For many adults who didn’t grow up using public transportation, getting them to do so now is an uphill battle, especially in a place like Sacramento where we lack a culture of transit use. But with the recent hire of Henry Li as CEO for Regional Transit, the Golden 1 Center inviting a new crowd to take light rail downtown and an ongoing interest in sustainable modes of traveling, the time has never been better for the Capital Region to prioritize public transportation.
But one of the main obstacles to first overcome is the negative view of Regional Transit held by some residents. “If you want to change behavior, you have to change perception,” says Michael Rios, an associate professor of urban design and community planning at UC Davis. Just how do we do that?
On this episode of Action Items, Rios joins former Sacramento Mayor Heather Fargo and host Tre Borden to discuss ways to increase ridership on, and community involvement around, public transportation.
How do we define regional transit?
Fargo describes regional transit as a countywide transit system that encompasses light rail, buses, paratransit and a series of stops and stations — and a Downtown/Riverfront Streetcar, anticipated to launch in 2020 and run between downtown Sacramento and West Sacramento. For Rios, the definition is broader: “I see it also as biking, walking, different modes of transportation that has a public aspect to it.” Our rivers, if utilized to move ferries, could also be part of this definition. There’s not a “one-size-fits-all transit solution,” Rios says. People need options.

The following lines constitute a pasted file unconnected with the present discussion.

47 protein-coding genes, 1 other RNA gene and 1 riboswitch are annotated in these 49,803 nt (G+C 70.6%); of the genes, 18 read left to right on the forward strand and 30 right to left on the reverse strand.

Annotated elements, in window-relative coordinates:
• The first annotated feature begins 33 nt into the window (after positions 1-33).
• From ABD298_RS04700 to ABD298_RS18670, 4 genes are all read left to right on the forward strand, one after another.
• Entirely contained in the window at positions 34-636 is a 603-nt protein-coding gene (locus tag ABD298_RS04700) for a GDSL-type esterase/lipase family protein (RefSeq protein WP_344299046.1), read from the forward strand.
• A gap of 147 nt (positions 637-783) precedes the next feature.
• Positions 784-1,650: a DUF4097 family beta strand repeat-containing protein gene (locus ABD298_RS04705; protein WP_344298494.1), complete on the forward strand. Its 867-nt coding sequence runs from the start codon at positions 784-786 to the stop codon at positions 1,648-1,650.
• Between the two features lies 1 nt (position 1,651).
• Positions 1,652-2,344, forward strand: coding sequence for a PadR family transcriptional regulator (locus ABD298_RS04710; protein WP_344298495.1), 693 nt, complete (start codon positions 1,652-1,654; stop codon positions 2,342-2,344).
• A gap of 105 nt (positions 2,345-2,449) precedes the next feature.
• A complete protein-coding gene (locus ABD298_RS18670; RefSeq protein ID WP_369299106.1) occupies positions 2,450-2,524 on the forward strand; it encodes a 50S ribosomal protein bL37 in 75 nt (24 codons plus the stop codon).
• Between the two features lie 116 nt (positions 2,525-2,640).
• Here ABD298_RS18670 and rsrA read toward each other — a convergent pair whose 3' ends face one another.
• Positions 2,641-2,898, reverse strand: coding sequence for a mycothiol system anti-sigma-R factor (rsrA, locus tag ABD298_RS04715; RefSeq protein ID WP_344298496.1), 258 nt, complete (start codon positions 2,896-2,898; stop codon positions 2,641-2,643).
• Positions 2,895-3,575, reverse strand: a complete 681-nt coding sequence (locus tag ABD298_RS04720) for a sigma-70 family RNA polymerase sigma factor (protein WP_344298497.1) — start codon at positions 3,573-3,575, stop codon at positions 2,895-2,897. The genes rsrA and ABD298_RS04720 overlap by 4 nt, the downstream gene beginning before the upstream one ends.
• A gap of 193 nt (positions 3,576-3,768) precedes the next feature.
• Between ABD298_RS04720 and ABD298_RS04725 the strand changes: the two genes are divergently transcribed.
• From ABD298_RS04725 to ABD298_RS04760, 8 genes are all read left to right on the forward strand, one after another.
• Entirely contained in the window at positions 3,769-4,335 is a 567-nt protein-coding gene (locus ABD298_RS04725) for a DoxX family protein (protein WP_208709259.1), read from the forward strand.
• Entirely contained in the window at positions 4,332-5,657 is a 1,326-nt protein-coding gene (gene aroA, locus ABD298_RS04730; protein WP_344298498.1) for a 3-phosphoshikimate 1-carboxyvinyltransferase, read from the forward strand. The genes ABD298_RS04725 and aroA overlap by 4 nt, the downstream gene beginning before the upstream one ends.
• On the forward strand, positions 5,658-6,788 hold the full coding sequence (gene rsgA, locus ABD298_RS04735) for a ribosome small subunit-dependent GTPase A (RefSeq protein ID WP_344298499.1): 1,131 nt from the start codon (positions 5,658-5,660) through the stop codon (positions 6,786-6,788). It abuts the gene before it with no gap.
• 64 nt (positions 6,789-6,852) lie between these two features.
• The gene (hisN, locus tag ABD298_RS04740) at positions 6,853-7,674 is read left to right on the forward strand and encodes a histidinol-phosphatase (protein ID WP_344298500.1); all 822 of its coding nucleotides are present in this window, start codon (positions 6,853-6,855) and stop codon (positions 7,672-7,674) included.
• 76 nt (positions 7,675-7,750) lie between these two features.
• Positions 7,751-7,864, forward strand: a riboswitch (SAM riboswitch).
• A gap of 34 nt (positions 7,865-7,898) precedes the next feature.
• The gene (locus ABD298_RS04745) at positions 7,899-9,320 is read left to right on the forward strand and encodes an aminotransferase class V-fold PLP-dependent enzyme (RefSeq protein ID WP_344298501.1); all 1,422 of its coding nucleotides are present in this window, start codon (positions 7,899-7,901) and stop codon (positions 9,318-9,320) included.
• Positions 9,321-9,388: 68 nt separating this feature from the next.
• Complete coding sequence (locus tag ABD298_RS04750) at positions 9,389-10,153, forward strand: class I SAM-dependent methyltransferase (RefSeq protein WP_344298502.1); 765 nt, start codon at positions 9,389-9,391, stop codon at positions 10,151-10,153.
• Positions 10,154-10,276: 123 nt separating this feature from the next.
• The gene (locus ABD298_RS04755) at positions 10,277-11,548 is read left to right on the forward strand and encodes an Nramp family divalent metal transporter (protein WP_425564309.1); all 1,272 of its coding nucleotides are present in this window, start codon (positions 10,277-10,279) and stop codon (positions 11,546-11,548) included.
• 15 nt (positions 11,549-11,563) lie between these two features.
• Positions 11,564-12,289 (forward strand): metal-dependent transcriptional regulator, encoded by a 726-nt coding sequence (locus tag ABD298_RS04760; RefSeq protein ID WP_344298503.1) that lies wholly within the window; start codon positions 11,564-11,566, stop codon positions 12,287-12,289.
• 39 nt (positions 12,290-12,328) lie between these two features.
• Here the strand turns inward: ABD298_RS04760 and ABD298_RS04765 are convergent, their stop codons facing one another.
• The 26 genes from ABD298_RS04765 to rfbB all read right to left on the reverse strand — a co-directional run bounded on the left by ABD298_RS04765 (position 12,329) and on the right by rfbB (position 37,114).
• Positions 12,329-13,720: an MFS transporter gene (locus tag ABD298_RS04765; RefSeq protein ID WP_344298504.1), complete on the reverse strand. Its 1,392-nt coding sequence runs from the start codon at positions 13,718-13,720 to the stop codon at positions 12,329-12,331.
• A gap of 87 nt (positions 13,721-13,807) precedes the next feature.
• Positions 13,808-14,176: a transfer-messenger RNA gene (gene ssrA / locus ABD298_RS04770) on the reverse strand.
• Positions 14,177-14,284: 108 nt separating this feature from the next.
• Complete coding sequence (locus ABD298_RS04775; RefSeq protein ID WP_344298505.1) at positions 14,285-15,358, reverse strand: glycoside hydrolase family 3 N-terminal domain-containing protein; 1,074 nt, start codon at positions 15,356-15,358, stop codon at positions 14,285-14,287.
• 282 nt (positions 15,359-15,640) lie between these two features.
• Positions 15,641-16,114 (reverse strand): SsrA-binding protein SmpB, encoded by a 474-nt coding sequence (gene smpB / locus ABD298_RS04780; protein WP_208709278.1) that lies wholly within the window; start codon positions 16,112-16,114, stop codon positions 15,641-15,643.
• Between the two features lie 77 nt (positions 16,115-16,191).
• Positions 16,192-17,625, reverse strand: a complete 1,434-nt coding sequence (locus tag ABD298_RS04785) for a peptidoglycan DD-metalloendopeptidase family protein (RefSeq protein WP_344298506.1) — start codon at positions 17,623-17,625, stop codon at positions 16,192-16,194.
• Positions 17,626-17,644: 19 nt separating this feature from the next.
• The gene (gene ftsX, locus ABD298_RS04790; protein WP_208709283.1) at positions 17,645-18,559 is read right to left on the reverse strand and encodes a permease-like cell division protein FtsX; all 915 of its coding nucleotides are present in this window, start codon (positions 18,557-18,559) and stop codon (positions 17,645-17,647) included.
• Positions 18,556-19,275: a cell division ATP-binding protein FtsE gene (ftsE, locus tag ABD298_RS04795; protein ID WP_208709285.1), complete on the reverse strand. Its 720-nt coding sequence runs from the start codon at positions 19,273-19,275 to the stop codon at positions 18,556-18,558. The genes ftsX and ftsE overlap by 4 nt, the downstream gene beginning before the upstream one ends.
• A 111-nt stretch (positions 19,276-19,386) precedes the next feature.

Regional transit originally developed for the purpose of moving people from the suburbs to downtown for their state government jobs, Fargo says. We need to rethink this approach: looking at the whole picture of where people live and work, plus where they want to go. The system needs to be destination-based, and neighborhood to neighborhood, not just neighborhood to central city.
How do we make public transit work for all of us?
Beyond making transit more conducive to our daily lives, we have to make the light rail stations in particular places where people actually want to be. Why not activate them with liveliness and fun? Design an experience around the station with food trucks, coffee carts, music — like a public plaza. “Then it becomes more than just a single use,” Rios says. It becomes a space where even residents not interested in transit can gather together.
“The easiest place to do this is downtown but that’s the place that needs it least,” Fargo says. Instead we need to look to areas like Broadway or neighborhoods on the socioeconomic fringes that could use a boost in economic development with regional transit at the center; studies show that land values are actually higher around public transportation systems, Rios says. That’s something to capitalize on.
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